Chapter 19


A 2010 study by Jakob Nielsen found that “[s]lowness (or speed) makes such an impact that it can become one of the brand values customers associate with a site”1. If a user is forced to wait more than a few seconds for a page, they no longer feel in control of the experience and are likely to investigate alternatives.

On a more positive note, Nielsen also reveals that a speed increase of as little as 0.1 seconds can produce a noticeable lift in conversion rates. This is confirmed by a Google study from 20092, in which a 0.2 second delay decreased the number of searches by up to 0.36%, a significant number of customers for mass-market web apps.

Some say that performance is a feature and that it should be given the same priority as feature development, but even that may be underestimating its importance. Adequate performance is an absolute necessity that directly affects customer adoption of your app.

What can we do to improve it?

Minimise payload size

There are a number of ways we can send fewer and smaller files from the server to the browser.

First, optimise all the image files. Images often make up the bulk of the page payload and offer a good opportunity for performance improvements. Choose the best image format: JPEG for photographic images with a high number of colours and PNG for everything else. The GIF format may produce a slightly smaller file size for very small one- or two-colour images, but the fact that browsers render PNG images faster3 than GIF may negate this small difference. When in doubt, choose PNG over GIF.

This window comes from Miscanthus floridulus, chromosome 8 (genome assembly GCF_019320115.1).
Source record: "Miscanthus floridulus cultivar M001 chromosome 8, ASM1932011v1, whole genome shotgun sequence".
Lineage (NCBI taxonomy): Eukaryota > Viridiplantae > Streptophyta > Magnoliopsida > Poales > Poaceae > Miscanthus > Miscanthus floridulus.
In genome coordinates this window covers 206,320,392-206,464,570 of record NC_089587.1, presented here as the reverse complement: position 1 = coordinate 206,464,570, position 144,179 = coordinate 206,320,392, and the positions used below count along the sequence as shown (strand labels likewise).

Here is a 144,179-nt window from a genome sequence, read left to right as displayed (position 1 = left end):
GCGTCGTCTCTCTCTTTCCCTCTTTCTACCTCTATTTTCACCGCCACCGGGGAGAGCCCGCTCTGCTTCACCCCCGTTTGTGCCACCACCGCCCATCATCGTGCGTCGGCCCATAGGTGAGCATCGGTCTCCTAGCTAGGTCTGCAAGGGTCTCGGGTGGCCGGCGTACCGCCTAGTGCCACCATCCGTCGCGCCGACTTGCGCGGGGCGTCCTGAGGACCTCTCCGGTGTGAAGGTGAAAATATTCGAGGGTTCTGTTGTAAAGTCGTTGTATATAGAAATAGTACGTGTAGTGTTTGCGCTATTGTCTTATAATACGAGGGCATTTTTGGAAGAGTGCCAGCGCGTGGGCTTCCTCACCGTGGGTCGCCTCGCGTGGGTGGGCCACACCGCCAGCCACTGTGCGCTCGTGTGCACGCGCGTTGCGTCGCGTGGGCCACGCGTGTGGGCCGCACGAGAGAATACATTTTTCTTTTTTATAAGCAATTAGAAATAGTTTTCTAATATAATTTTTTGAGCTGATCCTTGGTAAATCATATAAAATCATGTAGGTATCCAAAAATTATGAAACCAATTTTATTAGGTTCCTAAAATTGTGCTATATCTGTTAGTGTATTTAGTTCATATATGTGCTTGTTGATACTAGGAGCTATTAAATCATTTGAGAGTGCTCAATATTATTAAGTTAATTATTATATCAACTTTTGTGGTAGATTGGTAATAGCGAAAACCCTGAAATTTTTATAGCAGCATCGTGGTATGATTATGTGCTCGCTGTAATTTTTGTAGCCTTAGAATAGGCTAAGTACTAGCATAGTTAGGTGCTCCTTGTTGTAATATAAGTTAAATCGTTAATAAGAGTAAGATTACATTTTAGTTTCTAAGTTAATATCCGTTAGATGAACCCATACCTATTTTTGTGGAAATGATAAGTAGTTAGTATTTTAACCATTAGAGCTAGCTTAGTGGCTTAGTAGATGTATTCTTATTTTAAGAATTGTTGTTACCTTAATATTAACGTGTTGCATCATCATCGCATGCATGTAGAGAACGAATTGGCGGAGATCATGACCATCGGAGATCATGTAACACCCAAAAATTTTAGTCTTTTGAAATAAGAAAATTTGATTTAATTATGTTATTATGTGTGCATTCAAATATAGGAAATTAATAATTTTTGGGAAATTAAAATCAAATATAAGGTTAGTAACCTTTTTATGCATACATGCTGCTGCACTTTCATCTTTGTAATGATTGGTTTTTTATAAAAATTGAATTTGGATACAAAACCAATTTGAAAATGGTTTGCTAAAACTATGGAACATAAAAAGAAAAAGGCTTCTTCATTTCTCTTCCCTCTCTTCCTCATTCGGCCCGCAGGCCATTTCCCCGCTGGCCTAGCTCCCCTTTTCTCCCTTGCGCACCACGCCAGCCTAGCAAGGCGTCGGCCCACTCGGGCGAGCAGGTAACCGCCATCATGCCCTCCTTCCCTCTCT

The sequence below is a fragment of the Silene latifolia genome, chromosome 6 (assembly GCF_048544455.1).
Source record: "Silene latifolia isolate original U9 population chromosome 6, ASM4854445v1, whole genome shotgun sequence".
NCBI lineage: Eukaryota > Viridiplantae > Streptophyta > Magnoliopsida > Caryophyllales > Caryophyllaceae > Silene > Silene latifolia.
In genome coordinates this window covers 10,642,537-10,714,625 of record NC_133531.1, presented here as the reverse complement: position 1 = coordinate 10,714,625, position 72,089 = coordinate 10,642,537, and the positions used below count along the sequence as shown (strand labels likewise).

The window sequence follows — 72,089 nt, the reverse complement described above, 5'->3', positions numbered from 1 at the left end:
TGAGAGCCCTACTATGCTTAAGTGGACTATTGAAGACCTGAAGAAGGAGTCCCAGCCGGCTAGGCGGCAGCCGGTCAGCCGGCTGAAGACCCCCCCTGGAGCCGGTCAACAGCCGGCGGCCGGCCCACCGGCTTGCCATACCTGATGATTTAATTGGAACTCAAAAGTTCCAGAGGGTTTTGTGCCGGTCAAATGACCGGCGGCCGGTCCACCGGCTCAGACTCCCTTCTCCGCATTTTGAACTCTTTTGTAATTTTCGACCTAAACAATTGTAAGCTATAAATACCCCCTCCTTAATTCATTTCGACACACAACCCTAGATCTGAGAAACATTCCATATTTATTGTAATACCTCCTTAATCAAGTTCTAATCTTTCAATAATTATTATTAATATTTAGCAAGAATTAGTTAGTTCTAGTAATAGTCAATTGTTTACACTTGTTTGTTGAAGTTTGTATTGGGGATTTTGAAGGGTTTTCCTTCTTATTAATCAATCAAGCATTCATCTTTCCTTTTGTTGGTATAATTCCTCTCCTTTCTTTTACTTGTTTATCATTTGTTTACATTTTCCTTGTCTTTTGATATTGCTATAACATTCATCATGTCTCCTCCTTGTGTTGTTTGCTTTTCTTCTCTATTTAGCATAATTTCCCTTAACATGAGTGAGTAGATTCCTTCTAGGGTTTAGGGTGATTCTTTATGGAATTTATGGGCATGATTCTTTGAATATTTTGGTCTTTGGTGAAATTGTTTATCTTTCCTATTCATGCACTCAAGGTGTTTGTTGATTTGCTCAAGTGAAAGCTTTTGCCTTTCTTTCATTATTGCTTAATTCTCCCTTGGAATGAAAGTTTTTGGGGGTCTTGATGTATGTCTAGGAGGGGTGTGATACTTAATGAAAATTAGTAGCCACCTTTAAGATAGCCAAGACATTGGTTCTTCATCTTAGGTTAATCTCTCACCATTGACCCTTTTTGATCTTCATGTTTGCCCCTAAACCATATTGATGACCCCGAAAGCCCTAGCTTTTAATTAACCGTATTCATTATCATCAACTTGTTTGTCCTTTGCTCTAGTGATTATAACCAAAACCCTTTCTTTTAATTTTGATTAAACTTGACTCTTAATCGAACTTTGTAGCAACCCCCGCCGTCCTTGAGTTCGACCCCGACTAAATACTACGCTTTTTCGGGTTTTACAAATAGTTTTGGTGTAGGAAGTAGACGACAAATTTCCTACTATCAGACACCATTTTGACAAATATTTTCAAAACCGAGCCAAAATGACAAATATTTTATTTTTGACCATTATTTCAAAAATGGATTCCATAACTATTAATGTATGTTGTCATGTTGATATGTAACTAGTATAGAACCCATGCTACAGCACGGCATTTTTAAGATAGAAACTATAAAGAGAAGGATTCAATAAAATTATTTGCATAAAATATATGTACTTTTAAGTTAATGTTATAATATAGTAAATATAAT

Optimise image compression as well. For JPEG files this means trading off quality against file size. As a rule of thumb, about 85% quality (15% compression) gives a good balance between file size and quality. For PNG files, reduce the colour depth to accommodate the maximum number of colours: 24-bit for 16 million colours; 16-bit for 65,000 colours; 12-bit for 4,000 colours; or 8-bit for 256 colours. The 8-bit PNG is a special case and becomes a palette image, which means that every unique colour in the image increases the file size slightly. Remove duplicate colours and merge similar colours to further optimise palette images.

Many image editors insert metadata into image files, details which won’t be useful in your app. Use an image compressor to remove the metadata and perform other useful optimisations. Try OptiPNG4 for PNGs and jpegtran5 for JPEGs. A Google search for online PNG optimiser will highlight a number of online apps that remove metadata and perform other safe PNG compression techniques.

Next, strip out dead code. It’s inevitable that some HTML, CSS and JavaScript will become outdated during the development of a complex web app. If you can identify extraneous <div>s, JavaScript functions and CSS selectors, you can remove them from the page payload. This is usually a manual exercise for those with expert knowledge of the codebase: dynamic eval()s in JavaScript and configurable callbacks from Ajax make it almost impossible for an automated checker to be completely accurate about unnecessary code. You could still use tools like JSLint6 and Dust-Me Selectors7 to point you in the right direction.